28 Apr 2018

Period poverty: could menstrual cups be the answer?

From This Way Up, 12:15 pm on 28 April 2018

Menstruation can be a tricky topic to discuss. 

For a start the language we use can be confusing and potentially harmful – 'sanitary products' imply the whole thing is dirty and needs to be cleaned up when in reality it's a natural process that many of us experience. 

Olie Body from Wā Collective is trying to change the way we talk about periods. 

She's worked with women in India trying to improve their access to menstrual products, and now wants to tackle period poverty in New Zealand using the menstrual cup, a simple device patented nearly 100 years ago which has never really taken off. 


New research about menstrual cups, and, in particular, the risk of toxic shock syndrome (TSS) was released after we conducted this interview. 

A French study published in the journal 'Applied and Environmental Biology' suggests that the risk of TSS could actually be greater when you use a menstrual cup rather than a tampon.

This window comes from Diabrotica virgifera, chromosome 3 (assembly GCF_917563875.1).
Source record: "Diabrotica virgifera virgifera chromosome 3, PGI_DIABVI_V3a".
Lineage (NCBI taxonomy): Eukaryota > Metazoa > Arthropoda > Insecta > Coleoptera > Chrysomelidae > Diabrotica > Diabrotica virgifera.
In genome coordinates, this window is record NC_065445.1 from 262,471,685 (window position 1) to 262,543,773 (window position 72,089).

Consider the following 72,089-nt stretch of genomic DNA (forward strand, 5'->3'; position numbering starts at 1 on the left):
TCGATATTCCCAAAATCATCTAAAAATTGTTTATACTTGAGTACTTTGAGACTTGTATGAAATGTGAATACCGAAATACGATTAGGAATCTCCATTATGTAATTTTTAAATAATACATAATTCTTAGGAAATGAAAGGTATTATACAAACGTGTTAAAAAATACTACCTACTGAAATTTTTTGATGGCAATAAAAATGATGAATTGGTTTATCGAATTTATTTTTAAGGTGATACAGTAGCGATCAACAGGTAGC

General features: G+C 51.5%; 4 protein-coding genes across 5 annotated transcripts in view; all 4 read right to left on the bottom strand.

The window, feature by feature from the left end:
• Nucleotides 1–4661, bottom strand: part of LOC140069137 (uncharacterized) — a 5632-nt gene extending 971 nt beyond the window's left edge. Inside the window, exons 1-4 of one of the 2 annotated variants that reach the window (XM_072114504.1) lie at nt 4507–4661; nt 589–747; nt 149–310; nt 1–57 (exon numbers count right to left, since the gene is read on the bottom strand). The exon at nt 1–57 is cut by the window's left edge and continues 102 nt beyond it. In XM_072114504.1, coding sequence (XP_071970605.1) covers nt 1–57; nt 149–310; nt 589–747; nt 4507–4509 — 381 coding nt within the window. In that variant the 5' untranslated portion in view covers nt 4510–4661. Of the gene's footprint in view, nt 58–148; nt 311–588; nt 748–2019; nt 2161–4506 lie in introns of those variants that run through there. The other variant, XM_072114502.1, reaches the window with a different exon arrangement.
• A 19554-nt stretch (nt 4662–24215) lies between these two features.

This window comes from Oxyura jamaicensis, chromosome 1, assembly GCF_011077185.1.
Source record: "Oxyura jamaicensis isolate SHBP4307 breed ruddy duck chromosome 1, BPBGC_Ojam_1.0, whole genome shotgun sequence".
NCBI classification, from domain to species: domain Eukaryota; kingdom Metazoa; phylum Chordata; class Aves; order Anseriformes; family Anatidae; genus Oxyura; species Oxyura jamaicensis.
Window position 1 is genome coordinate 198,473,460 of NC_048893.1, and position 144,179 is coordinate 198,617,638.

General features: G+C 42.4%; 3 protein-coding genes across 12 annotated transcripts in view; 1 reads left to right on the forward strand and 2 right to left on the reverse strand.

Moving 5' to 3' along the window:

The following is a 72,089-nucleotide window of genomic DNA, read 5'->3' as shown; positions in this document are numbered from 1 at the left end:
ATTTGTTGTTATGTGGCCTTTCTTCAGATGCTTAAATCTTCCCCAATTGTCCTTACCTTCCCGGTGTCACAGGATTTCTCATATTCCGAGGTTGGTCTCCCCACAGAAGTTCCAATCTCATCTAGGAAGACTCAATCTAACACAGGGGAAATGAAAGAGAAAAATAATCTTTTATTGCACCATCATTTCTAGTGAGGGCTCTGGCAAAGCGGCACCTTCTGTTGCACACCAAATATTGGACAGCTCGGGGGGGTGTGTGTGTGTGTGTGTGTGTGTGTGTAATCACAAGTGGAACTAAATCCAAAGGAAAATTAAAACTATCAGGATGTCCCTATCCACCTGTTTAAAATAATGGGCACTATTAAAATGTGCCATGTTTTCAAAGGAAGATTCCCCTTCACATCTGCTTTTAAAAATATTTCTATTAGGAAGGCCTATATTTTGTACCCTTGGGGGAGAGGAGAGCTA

That's because if it's not properly sterilised between uses, the harmful bacteria implicated in toxic shock seems to be better able to grow around and also adhere to a menstrual cup.

A few things to note about this new study: these tests were conducted in the lab under artificial conditions designed to replicate the human body, TSS can be deadly but is thankfully very rare and the risk is low, and nobody is saying that menstrual cups are inherently unsafe and you need to stop using them altogether.

But the study recommends sterilising a menstrual cup in boiling water between uses, and not just rinsing it between uses and sterilising it between periods. So to do this you are going to need to own two cups. 

We asked Olie Body for her comments.

She replied "....We are aware of the study and have issued a reminder to our clients about proper hygiene and care for their menstrual cups. Our cups are made to the highest standard from medical grade silicone in the USA. There have only been two recorded cases of TSS associated with menstrual cup use globally, ever, and these were with people who did not follow recommended use.  All intravaginal menstrual products come with a risk of TSS and this study is a reminder of how important hygiene is. It's really integral that studies like these are done so that consumers are kept safe. We look forward to further research in this space to provide more clarity."